Understanding Weight Loss Caused by Chemotherapy

Despite what you've heard, weight loss is not a given

Weight loss may seem like the silver lining of chemotherapy, but the truth is that not everyone on treatment loses weight. It's one of the false impressions we've gotten from TV and film: where the character with cancer almost always ends up looking emaciated and frail. That is not to say that weight loss doesn't occur; it is simply not a given.

Person standing on scale
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In the end, everyone responds differently to chemotherapy, and there are many factors that play a role in how treatment will affect your weight. Sure, there are some who will lose weight, but there are those who gain, as well.

Understanding your nutritional needs and the possible side effects of treatment are the first steps to ensuring you maintain your ideal weight during the course of chemotherapy.

Factors Contributing to Weight Loss

When people lose weight during cancer treatment, it is most often due to an inability to maintain good nutrition. Chemotherapy can sometimes cause nausea and a general loss of appetite, while vomiting and diarrhea can greatly impact your ability to retain nutrients from the foods you eat.

At times, foods can taste and smell very different – even foul – as a result of cancer treatment. For this reason, alone, many specialists recommend avoiding your favorite foods as any changes in taste or smell will be more profoundly perceived, creating an aversion to them even after treatment is complete.

Mouth sores can also be a side effect of chemotherapy. Having them on your gums, throat, tongue, or inner cheek can make eating certain foods extremely difficult, exacerbating the pain you may already be feeling. Spicy, salty, or sour foods are especially problematic.

Maintaining Weight During Chemotherapy

One of the mains health goals you should strive for during chemotherapy is to keep your weight stable. If you are overweight, now is not the time to start losing. You can, however, focus having a more healthy diet, which you can carry over post-treatment to reach your ideal weight.

If your healthcare provider feels you are up to it, work together to create an exercise plan to meet your fitness needs. Walking, yoga, and other forms of exercise are not only ideal ways to keep fit, but they can also help relieve stress, elevate your mood, and even reduce fatigue.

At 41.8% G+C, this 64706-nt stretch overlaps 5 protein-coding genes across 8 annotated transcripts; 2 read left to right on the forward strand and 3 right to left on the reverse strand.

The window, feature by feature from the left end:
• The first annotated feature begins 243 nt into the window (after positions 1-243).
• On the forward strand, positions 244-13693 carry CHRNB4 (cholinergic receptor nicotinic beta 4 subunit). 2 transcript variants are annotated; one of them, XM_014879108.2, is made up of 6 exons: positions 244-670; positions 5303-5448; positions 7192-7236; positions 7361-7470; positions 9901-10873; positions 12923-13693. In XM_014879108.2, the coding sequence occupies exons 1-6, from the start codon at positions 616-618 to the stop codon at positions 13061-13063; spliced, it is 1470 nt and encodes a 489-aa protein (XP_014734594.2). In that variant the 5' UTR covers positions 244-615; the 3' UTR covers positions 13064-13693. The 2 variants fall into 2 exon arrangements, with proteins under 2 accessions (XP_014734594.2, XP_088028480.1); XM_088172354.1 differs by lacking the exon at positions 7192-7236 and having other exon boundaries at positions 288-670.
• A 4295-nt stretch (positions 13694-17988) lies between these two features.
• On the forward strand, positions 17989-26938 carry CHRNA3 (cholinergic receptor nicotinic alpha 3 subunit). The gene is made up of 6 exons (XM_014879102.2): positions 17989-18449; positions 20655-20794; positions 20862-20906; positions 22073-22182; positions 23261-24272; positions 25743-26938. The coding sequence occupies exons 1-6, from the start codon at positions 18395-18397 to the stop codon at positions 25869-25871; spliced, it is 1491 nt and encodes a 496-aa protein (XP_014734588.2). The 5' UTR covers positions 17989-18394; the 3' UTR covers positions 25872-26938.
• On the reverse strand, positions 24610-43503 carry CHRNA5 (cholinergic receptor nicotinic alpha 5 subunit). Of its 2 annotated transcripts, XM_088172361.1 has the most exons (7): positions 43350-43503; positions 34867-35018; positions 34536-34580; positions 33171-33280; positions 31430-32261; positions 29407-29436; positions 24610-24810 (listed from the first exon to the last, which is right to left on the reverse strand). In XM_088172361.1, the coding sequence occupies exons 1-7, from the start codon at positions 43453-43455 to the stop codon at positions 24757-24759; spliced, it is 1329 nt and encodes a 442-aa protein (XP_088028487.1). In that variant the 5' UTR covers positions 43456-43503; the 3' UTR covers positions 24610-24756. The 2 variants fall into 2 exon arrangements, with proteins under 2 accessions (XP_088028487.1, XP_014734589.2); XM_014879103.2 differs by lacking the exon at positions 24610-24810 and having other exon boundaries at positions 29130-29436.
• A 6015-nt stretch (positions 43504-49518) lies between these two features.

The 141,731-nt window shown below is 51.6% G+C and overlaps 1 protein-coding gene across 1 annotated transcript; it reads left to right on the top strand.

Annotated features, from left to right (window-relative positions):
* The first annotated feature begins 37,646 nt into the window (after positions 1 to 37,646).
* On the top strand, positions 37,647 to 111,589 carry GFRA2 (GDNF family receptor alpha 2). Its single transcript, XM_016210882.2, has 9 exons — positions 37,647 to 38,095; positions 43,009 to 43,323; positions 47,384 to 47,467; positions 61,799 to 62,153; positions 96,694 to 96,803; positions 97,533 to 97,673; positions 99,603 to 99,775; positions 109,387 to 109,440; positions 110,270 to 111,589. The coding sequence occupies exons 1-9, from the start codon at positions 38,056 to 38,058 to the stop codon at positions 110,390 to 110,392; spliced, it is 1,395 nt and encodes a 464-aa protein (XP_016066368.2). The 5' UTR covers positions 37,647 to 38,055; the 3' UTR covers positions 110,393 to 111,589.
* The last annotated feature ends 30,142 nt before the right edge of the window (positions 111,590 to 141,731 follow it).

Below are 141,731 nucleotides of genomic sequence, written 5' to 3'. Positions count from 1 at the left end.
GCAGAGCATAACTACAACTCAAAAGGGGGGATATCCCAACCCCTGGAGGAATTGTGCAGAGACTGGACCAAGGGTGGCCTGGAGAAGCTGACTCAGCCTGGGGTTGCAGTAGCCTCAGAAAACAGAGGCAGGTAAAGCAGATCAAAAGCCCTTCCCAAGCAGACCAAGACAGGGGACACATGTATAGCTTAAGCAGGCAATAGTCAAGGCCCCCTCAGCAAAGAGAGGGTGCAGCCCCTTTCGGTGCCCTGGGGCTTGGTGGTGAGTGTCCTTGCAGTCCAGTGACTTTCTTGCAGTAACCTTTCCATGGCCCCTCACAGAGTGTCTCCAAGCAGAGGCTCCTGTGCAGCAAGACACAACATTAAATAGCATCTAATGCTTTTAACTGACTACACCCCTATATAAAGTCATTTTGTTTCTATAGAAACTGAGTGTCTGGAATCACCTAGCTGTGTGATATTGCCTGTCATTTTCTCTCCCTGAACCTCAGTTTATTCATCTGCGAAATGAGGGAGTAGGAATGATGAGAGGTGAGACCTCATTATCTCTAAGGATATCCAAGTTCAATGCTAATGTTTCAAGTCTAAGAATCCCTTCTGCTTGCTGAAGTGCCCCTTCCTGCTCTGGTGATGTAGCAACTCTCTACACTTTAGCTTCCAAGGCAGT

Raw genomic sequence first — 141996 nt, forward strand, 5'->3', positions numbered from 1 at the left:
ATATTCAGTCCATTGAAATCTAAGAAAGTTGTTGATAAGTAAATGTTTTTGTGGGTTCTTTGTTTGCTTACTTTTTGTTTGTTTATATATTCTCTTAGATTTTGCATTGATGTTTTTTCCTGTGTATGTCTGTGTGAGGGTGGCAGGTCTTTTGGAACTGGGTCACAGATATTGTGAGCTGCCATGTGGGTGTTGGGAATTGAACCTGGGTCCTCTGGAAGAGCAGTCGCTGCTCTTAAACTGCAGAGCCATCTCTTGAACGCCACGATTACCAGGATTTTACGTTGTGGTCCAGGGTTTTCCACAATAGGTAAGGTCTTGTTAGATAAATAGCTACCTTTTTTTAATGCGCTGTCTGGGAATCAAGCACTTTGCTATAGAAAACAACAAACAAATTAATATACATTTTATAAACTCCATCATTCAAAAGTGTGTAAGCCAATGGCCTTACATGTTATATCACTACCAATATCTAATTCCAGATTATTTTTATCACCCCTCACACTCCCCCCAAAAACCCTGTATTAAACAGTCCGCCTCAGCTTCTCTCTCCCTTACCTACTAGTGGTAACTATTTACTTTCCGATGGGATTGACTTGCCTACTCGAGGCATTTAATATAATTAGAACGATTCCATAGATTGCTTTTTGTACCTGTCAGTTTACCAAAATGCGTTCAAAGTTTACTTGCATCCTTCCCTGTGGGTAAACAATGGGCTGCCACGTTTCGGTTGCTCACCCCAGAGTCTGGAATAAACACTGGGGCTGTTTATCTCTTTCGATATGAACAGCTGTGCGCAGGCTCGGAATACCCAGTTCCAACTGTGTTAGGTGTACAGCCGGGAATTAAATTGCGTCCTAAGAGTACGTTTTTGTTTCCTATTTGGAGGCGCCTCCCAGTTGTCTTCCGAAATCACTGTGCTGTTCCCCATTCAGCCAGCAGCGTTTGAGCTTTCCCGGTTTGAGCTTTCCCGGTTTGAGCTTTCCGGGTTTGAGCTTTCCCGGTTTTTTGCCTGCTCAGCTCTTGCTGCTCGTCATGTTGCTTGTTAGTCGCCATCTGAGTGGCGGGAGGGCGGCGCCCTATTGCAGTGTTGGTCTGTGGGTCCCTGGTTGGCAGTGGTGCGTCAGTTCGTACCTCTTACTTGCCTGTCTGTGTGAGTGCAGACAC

Working with a dietitian experienced in cancer therapy can be extremely beneficial. A professional trained in the nutritional needs of a person with cancer will be more able to formulate, monitor, and adjust your diet as you move through treatment. Most cancer centers have a nutritionist on staff or can refer to a certified professional in your area.

A Word From Verywell

It almost goes without saying that good nutrition is essential during chemotherapy. If your caloric intake is too low, it can lead to weight loss while lowering your ability to cope physically and mentally with your treatment.

Poor nutrition can also lead to a drop in your blood cell counts, resulting in anemia, neutropenia, or thrombocytopenia. This will not only make you feel tired and fatigued, but it can also lead to the discontinuation of therapy until such time as your levels are restored.

In addition to good nutrition, exercise of any sort can be beneficial if approached wisely and under the supervision of a medical professional. Even a little outdoor activity (such as gardening) can prevent the loss of lean muscle mass key to maintaining strength and mobility.

Overexertion, on the other hand, is not advised as it can not only wear you out but cause inflammation that can worsen any side effects you may be experiencing.

Good planning, a balanced diet, and a moderate approach to fitness are three things you need to ensure you meet your health goals during the course of chemotherapy. 

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3 Sources
Verywell Health uses only high-quality sources, including peer-reviewed studies, to support the facts within our articles. Read our editorial process to learn more about how we fact-check and keep our content accurate, reliable, and trustworthy.
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  2. National Cancer Institute. Eating Hints: Before, during, and after Cancer Treatment

  3. Chaveli-lópez B, Bagán-sebastián JV. Treatment of oral mucositis due to chemotherapy. J Clin Exp Dent. 2016;8(2):e201-9. doi:10.4317/jced.52917